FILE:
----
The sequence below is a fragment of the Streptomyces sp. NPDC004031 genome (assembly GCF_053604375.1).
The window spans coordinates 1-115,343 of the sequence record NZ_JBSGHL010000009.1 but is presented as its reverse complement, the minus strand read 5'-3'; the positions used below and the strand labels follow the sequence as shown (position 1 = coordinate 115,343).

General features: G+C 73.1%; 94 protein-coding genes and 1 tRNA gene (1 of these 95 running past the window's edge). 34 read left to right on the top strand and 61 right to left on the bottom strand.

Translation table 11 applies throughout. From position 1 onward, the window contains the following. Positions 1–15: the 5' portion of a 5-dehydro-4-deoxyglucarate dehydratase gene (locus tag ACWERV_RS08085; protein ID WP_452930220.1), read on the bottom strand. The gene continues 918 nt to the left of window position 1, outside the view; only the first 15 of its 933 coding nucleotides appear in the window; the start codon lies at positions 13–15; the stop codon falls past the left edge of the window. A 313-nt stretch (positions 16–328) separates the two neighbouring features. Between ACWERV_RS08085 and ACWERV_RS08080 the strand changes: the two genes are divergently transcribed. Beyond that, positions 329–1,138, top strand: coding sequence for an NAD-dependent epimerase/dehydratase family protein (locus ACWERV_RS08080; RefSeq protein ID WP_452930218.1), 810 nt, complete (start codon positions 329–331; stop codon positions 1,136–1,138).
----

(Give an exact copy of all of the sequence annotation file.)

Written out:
The sequence below is a fragment of the Streptomyces sp. NPDC004031 genome (assembly GCF_053604375.1).
The window spans coordinates 1-115,343 of the sequence record NZ_JBSGHL010000009.1 but is presented as its reverse complement, the minus strand read 5'-3'; the positions used below and the strand labels follow the sequence as shown (position 1 = coordinate 115,343).

General features: G+C 73.1%; 94 protein-coding genes and 1 tRNA gene (1 of these 95 running past the window's edge). 34 read left to right on the top strand and 61 right to left on the bottom strand.

Translation table 11 applies throughout. From position 1 onward, the window contains the following. Positions 1–15: the 5' portion of a 5-dehydro-4-deoxyglucarate dehydratase gene (locus tag ACWERV_RS08085; protein ID WP_452930220.1), read on the bottom strand. The gene continues 918 nt to the left of window position 1, outside the view; only the first 15 of its 933 coding nucleotides appear in the window; the start codon lies at positions 13–15; the stop codon falls past the left edge of the window. A 313-nt stretch (positions 16–328) separates the two neighbouring features. Between ACWERV_RS08085 and ACWERV_RS08080 the strand changes: the two genes are divergently transcribed. Beyond that, positions 329–1,138, top strand: coding sequence for an NAD-dependent epimerase/dehydratase family protein (locus ACWERV_RS08080; RefSeq protein ID WP_452930218.1), 810 nt, complete (start codon positions 329–331; stop codon positions 1,136–1,138).